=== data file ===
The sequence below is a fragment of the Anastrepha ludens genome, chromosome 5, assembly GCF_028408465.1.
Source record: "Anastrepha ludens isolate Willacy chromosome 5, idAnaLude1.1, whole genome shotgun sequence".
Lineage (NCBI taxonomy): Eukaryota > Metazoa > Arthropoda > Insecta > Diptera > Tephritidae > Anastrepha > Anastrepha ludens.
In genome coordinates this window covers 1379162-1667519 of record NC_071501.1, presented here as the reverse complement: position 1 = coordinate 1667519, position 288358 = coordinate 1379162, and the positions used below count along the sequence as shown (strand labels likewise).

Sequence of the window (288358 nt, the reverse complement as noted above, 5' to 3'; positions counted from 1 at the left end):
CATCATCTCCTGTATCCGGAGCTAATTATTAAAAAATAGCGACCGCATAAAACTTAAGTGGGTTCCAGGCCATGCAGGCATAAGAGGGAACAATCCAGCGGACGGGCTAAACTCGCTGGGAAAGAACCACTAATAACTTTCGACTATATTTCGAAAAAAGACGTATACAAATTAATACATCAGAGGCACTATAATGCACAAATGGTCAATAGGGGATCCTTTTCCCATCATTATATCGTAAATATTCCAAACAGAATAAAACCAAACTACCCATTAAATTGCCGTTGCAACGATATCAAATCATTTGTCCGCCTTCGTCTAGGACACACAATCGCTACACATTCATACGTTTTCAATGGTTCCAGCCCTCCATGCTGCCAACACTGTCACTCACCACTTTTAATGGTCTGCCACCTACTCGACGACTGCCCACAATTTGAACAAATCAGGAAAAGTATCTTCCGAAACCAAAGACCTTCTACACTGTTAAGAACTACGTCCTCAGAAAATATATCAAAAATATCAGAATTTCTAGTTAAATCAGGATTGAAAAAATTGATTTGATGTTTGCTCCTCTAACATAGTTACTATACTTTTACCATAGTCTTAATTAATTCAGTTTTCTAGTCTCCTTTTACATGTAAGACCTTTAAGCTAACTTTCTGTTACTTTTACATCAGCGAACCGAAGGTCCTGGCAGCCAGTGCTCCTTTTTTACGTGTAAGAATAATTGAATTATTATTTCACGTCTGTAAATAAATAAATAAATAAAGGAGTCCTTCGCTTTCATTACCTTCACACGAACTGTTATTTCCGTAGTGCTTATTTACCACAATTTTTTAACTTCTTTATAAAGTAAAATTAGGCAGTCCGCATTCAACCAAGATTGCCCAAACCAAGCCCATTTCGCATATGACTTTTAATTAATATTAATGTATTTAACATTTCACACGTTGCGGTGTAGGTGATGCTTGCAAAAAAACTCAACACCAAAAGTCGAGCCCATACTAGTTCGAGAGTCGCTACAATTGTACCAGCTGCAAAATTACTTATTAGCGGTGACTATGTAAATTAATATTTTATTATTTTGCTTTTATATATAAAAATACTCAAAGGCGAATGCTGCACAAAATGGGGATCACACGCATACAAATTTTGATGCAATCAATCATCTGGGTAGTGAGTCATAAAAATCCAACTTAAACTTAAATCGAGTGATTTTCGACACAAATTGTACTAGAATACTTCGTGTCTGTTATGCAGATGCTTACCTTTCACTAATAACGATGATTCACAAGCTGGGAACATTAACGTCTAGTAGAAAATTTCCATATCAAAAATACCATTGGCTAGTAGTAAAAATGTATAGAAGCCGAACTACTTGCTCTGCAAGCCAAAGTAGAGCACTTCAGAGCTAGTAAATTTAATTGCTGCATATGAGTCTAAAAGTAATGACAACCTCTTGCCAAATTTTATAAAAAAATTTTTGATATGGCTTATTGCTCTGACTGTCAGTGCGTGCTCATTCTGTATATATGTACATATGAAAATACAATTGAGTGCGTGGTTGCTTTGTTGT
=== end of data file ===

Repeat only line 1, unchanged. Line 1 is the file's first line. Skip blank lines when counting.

The sequence below is a fragment of the Anastrepha ludens genome, chromosome 5, assembly GCF_028408465.1.